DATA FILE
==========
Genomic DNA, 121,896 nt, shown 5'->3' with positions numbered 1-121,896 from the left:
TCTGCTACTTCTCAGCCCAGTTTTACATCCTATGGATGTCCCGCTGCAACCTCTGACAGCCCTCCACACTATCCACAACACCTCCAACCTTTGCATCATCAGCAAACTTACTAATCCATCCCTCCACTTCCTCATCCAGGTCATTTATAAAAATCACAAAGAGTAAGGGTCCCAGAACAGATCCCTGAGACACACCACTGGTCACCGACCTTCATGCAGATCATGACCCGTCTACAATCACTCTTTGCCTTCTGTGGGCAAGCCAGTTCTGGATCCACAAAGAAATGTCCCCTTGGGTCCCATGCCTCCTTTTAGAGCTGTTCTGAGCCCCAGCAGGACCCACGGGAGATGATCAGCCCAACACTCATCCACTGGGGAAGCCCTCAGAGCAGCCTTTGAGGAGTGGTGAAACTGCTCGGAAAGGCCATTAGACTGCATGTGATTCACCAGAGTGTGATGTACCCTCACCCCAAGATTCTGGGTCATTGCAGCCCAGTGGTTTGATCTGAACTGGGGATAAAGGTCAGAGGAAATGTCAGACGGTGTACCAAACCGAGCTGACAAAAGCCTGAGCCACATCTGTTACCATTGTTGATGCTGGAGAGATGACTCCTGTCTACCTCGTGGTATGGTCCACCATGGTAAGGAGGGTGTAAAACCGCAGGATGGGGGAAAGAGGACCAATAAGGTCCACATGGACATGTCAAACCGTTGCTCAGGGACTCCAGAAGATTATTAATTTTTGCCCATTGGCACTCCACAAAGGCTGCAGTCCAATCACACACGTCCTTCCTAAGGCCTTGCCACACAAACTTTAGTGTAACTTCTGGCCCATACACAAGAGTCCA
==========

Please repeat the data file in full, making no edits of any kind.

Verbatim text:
Genomic DNA, 121,896 nt, shown 5'->3' with positions numbered 1-121,896 from the left:
TCTGCTACTTCTCAGCCCAGTTTTACATCCTATGGATGTCCCGCTGCAACCTCTGACAGCCCTCCACACTATCCACAACACCTCCAACCTTTGCATCATCAGCAAACTTACTAATCCATCCCTCCACTTCCTCATCCAGGTCATTTATAAAAATCACAAAGAGTAAGGGTCCCAGAACAGATCCCTGAGACACACCACTGGTCACCGACCTTCATGCAGATCATGACCCGTCTACAATCACTCTTTGCCTTCTGTGGGCAAGCCAGTTCTGGATCCACAAAGAAATGTCCCCTTGGGTCCCATGCCTCCTTTTAGAGCTGTTCTGAGCCCCAGCAGGACCCACGGGAGATGATCAGCCCAACACTCATCCACTGGGGAAGCCCTCAGAGCAGCCTTTGAGGAGTGGTGAAACTGCTCGGAAAGGCCATTAGACTGCATGTGATTCACCAGAGTGTGATGTACCCTCACCCCAAGATTCTGGGTCATTGCAGCCCAGTGGTTTGATCTGAACTGGGGATAAAGGTCAGAGGAAATGTCAGACGGTGTACCAAACCGAGCTGACAAAAGCCTGAGCCACATCTGTTACCATTGTTGATGCTGGAGAGATGACTCCTGTCTACCTCGTGGTATGGTCCACCATGGTAAGGAGGGTGTAAAACCGCAGGATGGGGGAAAGAGGACCAATAAGGTCCACATGGACATGTCAAACCGTTGCTCAGGGACTCCAGAAGATTATTAATTTTTGCCCATTGGCACTCCACAAAGGCTGCAGTCCAATCACACACGTCCTTCCTAAGGCCTTGCCACACAAACTTTAGTGTAACTTCTGGCCCATACACAAGAGTCCA